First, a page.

The cast of HBO’s House of the Dragon just added another member to its ranks. Announced by Game of Thrones author George R. R. Martin on April 15, the upcoming Thrones prequel series has officially cast actor Fabien Frankel as Ser Criston Cole.
Based on Martin’s Fire & Blood novel, House of the Dragon takes place 300 years before the events of Game of Thrones and is expected to depict (among other things) the infamous Targaryen civil war known as The Dance of the Dragons. Ser Criston Cole is one of the key figures in that conflict, which makes his casting today particularly exciting.
For those unfamiliar with Cole’s backstory and role in The Dance of the Dragons, here’s a brief summary of everything you need to know about the character.
Who is Ser Criston Cole in House of the Dragon?
Ser Criston Cole is the common-born son of a steward, who rose to prominence for his skill as a warrior. He became the sworn sword of Princess Rhaenyra Targaryen (who will be played by Emma D'Arcy in House of the Dragon) and later the Lord Commander of the Kingsguard.
Criston and Rhaenyra remained close for many years, and it’s heavily suggested that they had an affair. However, the two eventually experienced a major falling out. Some say that Rhaenyra spurned Criston, while others say that it was he who spurned her. Either way, their relationship (and the disintegration of it) is one of the biggest reasons why The Dance of the Dragons eventually takes place.
It goes like this: Rhaenyra’s father, King Viserys I Targaryen (played by Paddy Considine in House of the Dragon), planned on having her take the Iron Throne after he died. However, when Viserys did pass, Cole and Viserys’ second wife, Alicent Hightower (played by Olivia Cooke in House of the Dragon), assembled a meeting of Viserys’ small council and called for Rhaenyra’s half-brother, Aegon II Targaryen, to be crowned instead of Rhaenyra.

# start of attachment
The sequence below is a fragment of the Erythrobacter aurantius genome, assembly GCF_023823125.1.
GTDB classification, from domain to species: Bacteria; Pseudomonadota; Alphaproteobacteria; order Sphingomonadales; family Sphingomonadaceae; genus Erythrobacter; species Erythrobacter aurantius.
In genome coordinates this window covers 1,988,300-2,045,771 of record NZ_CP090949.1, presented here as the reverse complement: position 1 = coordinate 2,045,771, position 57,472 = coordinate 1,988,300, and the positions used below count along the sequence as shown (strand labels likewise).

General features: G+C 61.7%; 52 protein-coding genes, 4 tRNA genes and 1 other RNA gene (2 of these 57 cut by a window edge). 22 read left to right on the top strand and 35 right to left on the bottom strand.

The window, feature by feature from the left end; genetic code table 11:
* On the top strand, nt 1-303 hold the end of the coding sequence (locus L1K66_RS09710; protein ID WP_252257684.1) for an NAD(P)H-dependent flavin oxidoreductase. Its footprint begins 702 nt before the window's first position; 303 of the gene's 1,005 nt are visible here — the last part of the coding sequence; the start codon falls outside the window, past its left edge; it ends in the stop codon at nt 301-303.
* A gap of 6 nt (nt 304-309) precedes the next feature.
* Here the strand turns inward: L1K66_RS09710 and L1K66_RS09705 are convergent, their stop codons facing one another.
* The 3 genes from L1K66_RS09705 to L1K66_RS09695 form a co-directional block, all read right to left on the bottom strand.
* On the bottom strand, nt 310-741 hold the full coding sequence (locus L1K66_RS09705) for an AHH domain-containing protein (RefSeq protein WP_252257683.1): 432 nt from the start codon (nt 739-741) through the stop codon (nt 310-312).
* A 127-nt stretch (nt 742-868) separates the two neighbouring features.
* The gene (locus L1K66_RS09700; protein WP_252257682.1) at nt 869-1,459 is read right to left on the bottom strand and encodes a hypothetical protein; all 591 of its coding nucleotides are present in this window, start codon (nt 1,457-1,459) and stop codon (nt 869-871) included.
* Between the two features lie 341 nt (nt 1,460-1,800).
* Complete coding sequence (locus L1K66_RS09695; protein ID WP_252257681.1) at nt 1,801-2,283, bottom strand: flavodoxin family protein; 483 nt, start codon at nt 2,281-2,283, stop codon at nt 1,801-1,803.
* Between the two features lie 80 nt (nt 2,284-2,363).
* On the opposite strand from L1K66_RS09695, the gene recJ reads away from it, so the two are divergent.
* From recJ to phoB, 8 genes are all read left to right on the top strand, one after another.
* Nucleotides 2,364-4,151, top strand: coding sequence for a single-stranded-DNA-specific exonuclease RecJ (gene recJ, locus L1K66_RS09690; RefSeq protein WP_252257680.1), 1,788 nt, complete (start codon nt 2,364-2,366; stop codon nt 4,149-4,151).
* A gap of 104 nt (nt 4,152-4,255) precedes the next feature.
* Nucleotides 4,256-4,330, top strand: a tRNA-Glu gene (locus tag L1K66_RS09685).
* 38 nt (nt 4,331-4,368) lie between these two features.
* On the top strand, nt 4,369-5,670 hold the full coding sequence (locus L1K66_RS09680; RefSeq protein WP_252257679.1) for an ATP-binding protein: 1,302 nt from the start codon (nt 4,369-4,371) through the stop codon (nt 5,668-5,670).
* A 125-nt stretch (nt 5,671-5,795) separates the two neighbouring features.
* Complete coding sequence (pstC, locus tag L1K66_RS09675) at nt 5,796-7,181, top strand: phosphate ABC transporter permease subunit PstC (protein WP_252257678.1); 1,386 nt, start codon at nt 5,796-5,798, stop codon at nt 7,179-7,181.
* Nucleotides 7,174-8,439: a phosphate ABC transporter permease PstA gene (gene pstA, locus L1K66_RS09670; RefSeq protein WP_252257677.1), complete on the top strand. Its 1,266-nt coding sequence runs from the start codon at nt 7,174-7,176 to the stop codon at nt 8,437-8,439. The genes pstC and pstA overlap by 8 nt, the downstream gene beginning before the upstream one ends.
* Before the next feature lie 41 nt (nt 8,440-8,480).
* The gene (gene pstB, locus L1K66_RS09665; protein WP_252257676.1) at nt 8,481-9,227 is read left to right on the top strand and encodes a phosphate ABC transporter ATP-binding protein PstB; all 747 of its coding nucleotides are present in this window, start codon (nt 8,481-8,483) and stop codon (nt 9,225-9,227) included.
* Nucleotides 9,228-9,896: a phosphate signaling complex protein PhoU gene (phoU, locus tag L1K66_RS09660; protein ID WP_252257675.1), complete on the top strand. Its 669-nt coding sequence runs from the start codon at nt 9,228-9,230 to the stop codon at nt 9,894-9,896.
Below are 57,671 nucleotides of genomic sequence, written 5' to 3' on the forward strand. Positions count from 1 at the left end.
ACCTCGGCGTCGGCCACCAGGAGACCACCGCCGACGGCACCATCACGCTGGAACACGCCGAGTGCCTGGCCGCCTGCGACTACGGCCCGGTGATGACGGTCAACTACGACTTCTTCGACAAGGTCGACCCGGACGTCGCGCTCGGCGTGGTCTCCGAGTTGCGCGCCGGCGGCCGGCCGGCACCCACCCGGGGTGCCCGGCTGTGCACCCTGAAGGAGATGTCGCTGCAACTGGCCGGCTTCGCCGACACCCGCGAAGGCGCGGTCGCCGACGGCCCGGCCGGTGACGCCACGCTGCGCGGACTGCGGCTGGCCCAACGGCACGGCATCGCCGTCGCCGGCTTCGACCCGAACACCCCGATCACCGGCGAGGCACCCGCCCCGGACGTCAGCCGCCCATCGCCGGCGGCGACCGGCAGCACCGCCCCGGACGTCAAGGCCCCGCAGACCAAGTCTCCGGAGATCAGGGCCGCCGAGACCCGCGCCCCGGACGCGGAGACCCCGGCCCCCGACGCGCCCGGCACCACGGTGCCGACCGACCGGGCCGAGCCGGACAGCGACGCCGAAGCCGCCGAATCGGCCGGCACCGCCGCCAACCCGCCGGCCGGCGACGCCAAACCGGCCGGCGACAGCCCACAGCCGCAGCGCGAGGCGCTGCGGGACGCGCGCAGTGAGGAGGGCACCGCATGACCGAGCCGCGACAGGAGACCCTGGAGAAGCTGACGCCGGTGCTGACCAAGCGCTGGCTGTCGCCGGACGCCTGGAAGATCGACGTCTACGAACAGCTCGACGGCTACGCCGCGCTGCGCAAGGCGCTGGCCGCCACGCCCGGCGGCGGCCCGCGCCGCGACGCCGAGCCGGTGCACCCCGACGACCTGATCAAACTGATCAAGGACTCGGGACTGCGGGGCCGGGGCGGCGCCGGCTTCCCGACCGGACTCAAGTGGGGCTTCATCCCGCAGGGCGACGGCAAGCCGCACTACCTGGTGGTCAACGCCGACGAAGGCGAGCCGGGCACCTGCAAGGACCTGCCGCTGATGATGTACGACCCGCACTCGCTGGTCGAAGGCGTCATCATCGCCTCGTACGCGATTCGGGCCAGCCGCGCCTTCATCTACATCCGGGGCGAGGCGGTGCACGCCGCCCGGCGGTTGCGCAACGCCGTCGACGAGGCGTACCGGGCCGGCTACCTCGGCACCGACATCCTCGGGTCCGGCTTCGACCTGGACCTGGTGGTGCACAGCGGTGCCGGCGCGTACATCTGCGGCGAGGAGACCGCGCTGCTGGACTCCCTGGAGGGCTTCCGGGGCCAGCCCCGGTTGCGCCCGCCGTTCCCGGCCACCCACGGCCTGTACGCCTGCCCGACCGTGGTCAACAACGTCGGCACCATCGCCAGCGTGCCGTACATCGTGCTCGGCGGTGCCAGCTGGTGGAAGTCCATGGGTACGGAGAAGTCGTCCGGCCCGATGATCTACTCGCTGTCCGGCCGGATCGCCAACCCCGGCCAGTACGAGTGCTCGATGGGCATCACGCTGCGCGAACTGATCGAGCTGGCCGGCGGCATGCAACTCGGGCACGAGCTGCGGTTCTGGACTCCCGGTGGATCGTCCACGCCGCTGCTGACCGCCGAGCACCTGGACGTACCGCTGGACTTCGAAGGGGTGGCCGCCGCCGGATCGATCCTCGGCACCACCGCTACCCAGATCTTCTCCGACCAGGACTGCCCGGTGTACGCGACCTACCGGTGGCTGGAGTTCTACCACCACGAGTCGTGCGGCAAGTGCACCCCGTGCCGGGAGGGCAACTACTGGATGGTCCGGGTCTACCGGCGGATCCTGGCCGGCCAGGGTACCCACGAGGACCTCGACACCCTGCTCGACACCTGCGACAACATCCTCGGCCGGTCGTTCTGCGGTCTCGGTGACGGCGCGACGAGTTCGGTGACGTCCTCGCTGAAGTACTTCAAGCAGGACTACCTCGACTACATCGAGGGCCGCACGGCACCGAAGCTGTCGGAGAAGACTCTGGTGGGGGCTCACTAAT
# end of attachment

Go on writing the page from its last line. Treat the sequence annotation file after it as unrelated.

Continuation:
The conspirators follow through on those plans, with Cole himself placing the crown upon Aegon II’s head. This leads to Rhaenyra crowning herself the rightful Queen of the Seven Kingdoms, and war breaking out between the two sides. For his actions, Cole became known as “Criston the Kingmaker” and was named Aegon II’s Hand of the King.
Of course, as is often the case for the characters in Martin’s world, things don’t end particularly well for Cole.
The Inverse Analysis — In the casting announcement, Martin describes Cole as “a breaker of hearts and a maker of kings,” who has nothing more than “his honor and his skill with sword and lance.” Those descriptions will no doubt sound accurate to anyone familiar with Cole’s character as he is described in A Song of Ice and Fire and Fire & Blood.
What will be the most fun, though, is seeing how House of the Dragon adds further layers to Cole’s character and corrects some of the historical inaccuracies and misconceptions about him. Is he really like the recorded histories of Westeros say? Or is there more going on with him than even readers know? We’ll just have to wait to find out.
House of the Dragon is expected to premiere on HBO in 2022.